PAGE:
Russia's 3M22 Zircon anti-ship hypersonic missile. Screen grab: Military Technology Zone/ YouTube
Russia's 3M22 Zircon anti-ship hypersonic missile. Moscow has not publicly released any image of its Zmeevik hypersonic weapon. Screen grab: Military Technology Zone / YouTube

US President Donald Trump’s extraordinary deference to his Russian counterpart Vladimir Putin has puzzled not only American pundits and politicians across the political spectrum but also the United States’ friends and foes abroad.

At the much-talked-about press conference with Putin after their talks, including a secretive two-hour meeting, in Helsinki on July 16, Trump declined each and every opportunity to criticize Moscow’s aggressive and illegal actions that have led the US and its allies to impose sanctions on Russia.

Worse still, Trump kowtowed to his Russian counterpart, publicly siding with the latter over America’s law-enforcement and intelligence agencies on the widely held belief that the Kremlin meddled in the 2016 US election.

As Trump’s behavior at what was dubbed the “surrender summit” or the “treason summit” was so dismal, bizarre and inexplicable, it has given rise to a widespread debate over, if not strong belief, whether Moscow actually has “kompromat” – compromising material – on him.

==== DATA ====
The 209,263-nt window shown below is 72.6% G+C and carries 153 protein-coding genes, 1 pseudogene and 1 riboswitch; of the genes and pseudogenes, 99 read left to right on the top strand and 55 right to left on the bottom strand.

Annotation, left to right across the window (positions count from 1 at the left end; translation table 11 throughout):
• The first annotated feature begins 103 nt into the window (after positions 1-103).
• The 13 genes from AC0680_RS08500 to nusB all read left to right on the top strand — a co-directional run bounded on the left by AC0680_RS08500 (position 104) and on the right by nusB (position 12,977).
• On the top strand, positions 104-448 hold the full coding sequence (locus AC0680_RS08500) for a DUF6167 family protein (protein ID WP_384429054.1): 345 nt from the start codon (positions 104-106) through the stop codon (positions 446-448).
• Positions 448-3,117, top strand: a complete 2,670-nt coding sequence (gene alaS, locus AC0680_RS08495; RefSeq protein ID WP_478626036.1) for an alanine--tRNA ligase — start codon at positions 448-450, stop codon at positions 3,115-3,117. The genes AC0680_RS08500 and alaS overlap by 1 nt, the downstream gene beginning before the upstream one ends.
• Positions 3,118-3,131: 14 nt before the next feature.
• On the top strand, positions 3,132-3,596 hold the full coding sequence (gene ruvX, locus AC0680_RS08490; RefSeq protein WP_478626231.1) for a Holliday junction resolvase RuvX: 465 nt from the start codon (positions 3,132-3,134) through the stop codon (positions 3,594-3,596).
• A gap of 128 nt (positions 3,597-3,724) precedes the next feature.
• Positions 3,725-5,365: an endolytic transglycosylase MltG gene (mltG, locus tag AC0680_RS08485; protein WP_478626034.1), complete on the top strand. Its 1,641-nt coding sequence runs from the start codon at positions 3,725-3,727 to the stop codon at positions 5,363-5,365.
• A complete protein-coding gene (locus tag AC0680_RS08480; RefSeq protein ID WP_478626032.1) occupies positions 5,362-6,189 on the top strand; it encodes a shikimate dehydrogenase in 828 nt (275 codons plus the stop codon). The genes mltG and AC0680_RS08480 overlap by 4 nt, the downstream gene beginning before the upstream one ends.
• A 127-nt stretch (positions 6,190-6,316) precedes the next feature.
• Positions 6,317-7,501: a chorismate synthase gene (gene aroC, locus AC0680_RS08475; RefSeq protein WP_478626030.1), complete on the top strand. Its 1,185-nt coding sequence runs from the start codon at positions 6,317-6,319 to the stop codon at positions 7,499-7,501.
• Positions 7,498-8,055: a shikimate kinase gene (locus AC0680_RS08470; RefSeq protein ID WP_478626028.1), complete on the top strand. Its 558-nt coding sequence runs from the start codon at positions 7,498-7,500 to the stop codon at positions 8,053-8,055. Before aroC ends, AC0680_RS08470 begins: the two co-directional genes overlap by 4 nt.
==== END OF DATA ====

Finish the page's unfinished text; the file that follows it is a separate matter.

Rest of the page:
For instance, according to Senate Minority Leader Charles Schumer, “Millions of Americans will continue to wonder if the only possible explanation for this dangerous behavior is the possibility that President Putin holds damaging information over President Trump.”

House Democratic Leader Nancy Pelosi held the same view, arguing that Trump’s press conference with Putin “proves the Russians have something on the president, personally, financially or politically.”

Indeed, as Leon Panetta, former defense secretary and Central Intelligence Agency director, reasoned, whether the Russians have something on Trump or not, “no one really knows. But the way he behaves, there’s a clear signal that the Russians have something on him.”

While some of America’s present or former officials and politicians view Moscow’s kompromat as the reason behind Trump’s baffling press conference, China, with which the Trump administration is engaged in an all-out trade war, apparently has a different explanation.

Different rivals, different approaches

An editorial by Chinese state-run Global Times on July 20 said “Russia’s economy is weak” and it has “serious geopolitical conflicts” with the US. Yet the US president, the paper observed, “suddenly reversed the hardline US stance” toward Moscow.

By contrast, the commentary pointed out, though “China has a robust economy and has many tools at its disposal,” the US has identified the Asian giant as “its strategic competitor and is exerting more pressure” on China not only on trade but also in other areas.

A few days after his much-criticized summit and press conference with the Russian president in the Finnish capital, Trump threatened to go nuclear on China, by expressing his willingness to put tariffs on all US$505 billion worth of Chinese goods imported annually to the United States.